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Publication numberUS7422771 B2
Publication typeGrant
Application numberUS 11/219,157
Publication dateSep 9, 2008
Filing dateSep 1, 2005
Priority dateSep 1, 2005
Fee statusPaid
Also published asEP1760168A2, EP1760168A3, EP1760168B1, EP2128302A2, EP2128302A3, US20070048534
Publication number11219157, 219157, US 7422771 B2, US 7422771B2, US-B2-7422771, US7422771 B2, US7422771B2
InventorsEdward F. Pietraszkiewicz, Kevin W. Schlichting, David A. Litton, Heather A. Terry
Original AssigneeUnited Technologies Corporation
Export CitationBiBTeX, EndNote, RefMan
External Links: USPTO, USPTO Assignment, Espacenet
Methods for applying a hybrid thermal barrier coating
US 7422771 B2
Abstract
A method for applying a hybrid thermal barrier coating, comprising masking at least a portion of a first surface of a component with a first maskant; applying a first coating material to at least a portion of a second surface of said component; removing said first maskant; optionally masking at least a portion of said second surface of said component with a second maskant; applying a second coating material to at least a portion of said first surface of said component; and removing said second maskant.
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Claims(19)
1. A method for applying a hybrid thermal barrier coating, comprising:
applying a metallic sheet having one or more protrusions to at least a portion of a first surface of a component; and
inserting said one or more protrusion into one or more apertures along an edge on said first surface;
applying a first coating material having a first thermal conductivity value to at least a portion of a second surface of said component;
removing said metallic sheet; and
applying a second coating material having a second thermal conductivity value to at least a portion of said first surface of said component,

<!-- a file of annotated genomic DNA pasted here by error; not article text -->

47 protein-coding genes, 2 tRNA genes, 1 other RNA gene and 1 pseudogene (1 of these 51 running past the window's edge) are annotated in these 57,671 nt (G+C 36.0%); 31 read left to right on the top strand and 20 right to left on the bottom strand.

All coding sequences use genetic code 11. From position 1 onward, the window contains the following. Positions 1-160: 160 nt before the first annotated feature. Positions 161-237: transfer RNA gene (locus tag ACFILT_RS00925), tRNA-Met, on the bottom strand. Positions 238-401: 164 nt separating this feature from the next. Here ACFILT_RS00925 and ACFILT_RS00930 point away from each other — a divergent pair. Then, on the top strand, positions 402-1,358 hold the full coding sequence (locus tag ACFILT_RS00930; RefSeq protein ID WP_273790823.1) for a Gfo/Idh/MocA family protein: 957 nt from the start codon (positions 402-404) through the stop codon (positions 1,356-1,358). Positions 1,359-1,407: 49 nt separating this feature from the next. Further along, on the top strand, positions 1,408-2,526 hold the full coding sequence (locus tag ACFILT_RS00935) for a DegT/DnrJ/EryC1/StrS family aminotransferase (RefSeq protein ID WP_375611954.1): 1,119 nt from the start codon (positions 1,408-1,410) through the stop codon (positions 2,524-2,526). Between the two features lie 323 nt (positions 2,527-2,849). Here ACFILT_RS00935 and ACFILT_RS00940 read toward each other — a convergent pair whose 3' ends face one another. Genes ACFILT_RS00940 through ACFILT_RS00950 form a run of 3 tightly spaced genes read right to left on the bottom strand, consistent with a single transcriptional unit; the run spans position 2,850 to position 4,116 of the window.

wherein said first thermal conductivity value is greater or less than said second thermal conductivity value.
2. The method of claim 1, wherein applying said first coating material and said second coating material comprises using a physical vapor deposition process.
3. The method of claim 2, wherein applying said first coating material and said second coating material comprises using an electron beam physical vapor deposition process.
4. The method of claim 1, wherein said second coating material comprises a thermal barrier coating having a thermal conductivity value of about 1 btu in/hr ft2 ° F. (0.145 W/mK) to 10 btu in/hr ft2 ° F. (1.45 W/mK).
5. The method of claim 1, wherein said first coating material comprises a thermal barrier coating having a thermal conductivity value of about 5 btu in/hr ft2 ° F. (0.72 W/mK) to 17 btu in/hr ft2 ° F. (2.45 W/mK).
6. The method of claim 1, wherein said first thermal conductivity value is greater than a second thermal conductivity value.
7. The method of claim 1, wherein said second thermal conductivity value is greater than a first thermal conductivity value.
8. The method of claim 1, wherein said second coating material overlaps at least a portion of said first coating material.
9. The method of claim 1, further comprising applying a bond coat to said second surface of said component prior to applying said first coating material.
10. The method of claim 1, further comprising applying a bond coat to said first surface of said component prior to applying said second coating material.
11. The method of claim 1, wherein said component is a vane or a blade, said first surface is a pressure side and said second surface comprises a suction side and a platform.